Competing for Consumer Inattention
AbstractConsumers purchase multiple types of goods and services, but may be able to examine only a limited number of markets for the best price. We propose a simple model which captures these features, conveying some new insights. A firm's price can deflect or draw attention to its market, and consequently, limited attention introduces a new dimension of competition across markets. We fully characterize the resulting equilibrium, and show that the presence of partially attentive consumers improves consumer welfare as a whole. When consumers are less attentive, they are more likely to miss the best offer in each market; but the enhanced cross-market competition decreases average price paid, as leading firms try to stay under the consumers' radar.
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Bibliographic InfoPaper provided by David K. Levine in its series Levine's Working Paper Archive with number 786969000000000765.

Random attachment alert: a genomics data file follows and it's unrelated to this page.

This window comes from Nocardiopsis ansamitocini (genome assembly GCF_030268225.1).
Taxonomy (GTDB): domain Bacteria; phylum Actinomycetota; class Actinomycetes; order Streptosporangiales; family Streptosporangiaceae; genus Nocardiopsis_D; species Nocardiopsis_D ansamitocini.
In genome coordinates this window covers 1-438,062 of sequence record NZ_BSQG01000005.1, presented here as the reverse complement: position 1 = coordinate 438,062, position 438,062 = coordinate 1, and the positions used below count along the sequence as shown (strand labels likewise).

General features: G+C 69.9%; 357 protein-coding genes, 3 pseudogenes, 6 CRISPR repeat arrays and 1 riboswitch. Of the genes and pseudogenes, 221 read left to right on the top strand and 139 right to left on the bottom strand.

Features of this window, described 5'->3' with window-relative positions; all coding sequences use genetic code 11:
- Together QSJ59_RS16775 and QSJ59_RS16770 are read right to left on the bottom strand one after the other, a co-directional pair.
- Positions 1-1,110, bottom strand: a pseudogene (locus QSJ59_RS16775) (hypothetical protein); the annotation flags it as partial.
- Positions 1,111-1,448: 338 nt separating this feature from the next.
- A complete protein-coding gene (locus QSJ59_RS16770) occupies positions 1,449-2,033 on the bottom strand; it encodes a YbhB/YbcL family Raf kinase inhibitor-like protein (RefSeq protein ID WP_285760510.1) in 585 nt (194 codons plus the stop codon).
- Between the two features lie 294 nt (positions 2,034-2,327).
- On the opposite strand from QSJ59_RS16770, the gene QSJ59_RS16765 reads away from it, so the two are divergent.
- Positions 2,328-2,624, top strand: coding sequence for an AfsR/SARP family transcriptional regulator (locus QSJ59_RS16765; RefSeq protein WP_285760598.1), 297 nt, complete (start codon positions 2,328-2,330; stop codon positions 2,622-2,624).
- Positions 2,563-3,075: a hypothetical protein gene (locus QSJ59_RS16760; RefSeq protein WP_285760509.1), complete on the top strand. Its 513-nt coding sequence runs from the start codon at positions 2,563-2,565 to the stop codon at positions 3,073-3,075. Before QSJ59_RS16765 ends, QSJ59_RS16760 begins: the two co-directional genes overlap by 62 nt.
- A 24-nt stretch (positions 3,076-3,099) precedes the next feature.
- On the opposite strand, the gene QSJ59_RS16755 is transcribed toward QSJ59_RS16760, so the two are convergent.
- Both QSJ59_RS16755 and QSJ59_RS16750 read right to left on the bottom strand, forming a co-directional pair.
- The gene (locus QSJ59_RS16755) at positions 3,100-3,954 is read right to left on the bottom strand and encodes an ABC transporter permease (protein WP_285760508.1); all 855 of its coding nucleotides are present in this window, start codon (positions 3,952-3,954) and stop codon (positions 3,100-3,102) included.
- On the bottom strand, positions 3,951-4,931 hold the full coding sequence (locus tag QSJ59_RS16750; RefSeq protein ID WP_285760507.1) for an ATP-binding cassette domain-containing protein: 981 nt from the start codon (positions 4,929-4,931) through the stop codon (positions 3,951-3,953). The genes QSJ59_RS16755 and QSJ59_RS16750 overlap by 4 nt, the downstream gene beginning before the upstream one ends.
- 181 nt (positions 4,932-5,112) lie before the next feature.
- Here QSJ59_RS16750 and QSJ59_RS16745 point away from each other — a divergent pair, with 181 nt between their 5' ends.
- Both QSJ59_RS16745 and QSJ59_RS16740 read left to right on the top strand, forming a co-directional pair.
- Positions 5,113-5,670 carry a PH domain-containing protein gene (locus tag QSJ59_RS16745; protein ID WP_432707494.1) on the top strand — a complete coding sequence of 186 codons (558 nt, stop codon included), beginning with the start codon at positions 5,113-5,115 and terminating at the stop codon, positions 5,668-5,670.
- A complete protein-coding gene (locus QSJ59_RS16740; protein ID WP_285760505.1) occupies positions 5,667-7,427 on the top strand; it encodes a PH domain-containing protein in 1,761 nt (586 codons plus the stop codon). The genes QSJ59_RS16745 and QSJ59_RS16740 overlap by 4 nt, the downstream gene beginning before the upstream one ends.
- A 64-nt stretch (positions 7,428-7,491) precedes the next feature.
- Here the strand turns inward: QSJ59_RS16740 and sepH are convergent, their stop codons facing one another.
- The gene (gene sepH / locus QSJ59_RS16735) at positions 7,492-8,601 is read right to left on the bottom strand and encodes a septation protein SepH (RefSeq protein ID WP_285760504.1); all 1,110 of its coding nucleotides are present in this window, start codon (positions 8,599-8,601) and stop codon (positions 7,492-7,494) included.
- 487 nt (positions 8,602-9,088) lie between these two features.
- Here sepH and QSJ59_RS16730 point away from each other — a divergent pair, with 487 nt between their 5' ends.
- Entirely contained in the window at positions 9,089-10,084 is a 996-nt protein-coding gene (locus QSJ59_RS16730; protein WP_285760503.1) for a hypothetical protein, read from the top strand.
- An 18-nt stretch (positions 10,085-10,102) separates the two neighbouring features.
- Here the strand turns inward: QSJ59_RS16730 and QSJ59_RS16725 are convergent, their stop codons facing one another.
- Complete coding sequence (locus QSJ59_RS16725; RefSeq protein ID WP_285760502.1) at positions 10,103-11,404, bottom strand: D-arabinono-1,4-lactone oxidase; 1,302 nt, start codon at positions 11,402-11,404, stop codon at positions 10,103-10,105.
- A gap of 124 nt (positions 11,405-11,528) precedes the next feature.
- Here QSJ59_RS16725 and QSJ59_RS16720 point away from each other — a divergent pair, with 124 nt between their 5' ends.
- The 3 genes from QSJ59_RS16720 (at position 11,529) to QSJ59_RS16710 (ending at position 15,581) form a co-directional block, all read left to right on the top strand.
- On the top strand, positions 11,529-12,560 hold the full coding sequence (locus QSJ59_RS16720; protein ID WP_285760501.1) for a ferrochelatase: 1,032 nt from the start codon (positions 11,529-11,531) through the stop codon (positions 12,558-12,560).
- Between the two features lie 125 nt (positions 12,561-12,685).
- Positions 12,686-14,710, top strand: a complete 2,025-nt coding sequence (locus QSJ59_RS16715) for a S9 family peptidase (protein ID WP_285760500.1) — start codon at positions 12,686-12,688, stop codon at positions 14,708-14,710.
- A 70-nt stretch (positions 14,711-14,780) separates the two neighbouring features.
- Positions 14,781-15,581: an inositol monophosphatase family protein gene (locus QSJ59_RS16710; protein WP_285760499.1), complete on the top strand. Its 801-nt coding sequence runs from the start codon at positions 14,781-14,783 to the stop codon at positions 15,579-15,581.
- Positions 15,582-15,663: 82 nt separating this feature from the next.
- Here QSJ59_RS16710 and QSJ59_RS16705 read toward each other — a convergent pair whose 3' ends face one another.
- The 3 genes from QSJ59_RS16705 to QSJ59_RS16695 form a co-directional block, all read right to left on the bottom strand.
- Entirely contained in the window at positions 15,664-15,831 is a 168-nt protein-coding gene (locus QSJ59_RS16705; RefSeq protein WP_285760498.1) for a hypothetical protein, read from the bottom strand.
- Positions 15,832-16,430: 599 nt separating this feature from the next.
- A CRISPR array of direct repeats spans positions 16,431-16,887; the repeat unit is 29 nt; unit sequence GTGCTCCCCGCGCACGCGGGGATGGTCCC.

Date of creation: 19 Sep 2013
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Other versions of this item:
- Geoffroy de Clippel & Kfir Elias & Kareen Rozen, 2013. "Competing for Consumer Inattention," Cowles Foundation Discussion Papers 1901, Cowles Foundation for Research in Economics, Yale University.
- de Clippel, Geoffroy & Eliaz, Kfir & Rozen, Kareen, 2013. "Competing for Consumer Inattention," CEPR Discussion Papers 9553, C.E.P.R. Discussion Papers.
- C72 - Mathematical and Quantitative Methods - - Game Theory and Bargaining Theory - - - Noncooperative Games
- D43 - Microeconomics - - Market Structure and Pricing - - - Oligopoly and Other Forms of Market Imperfection
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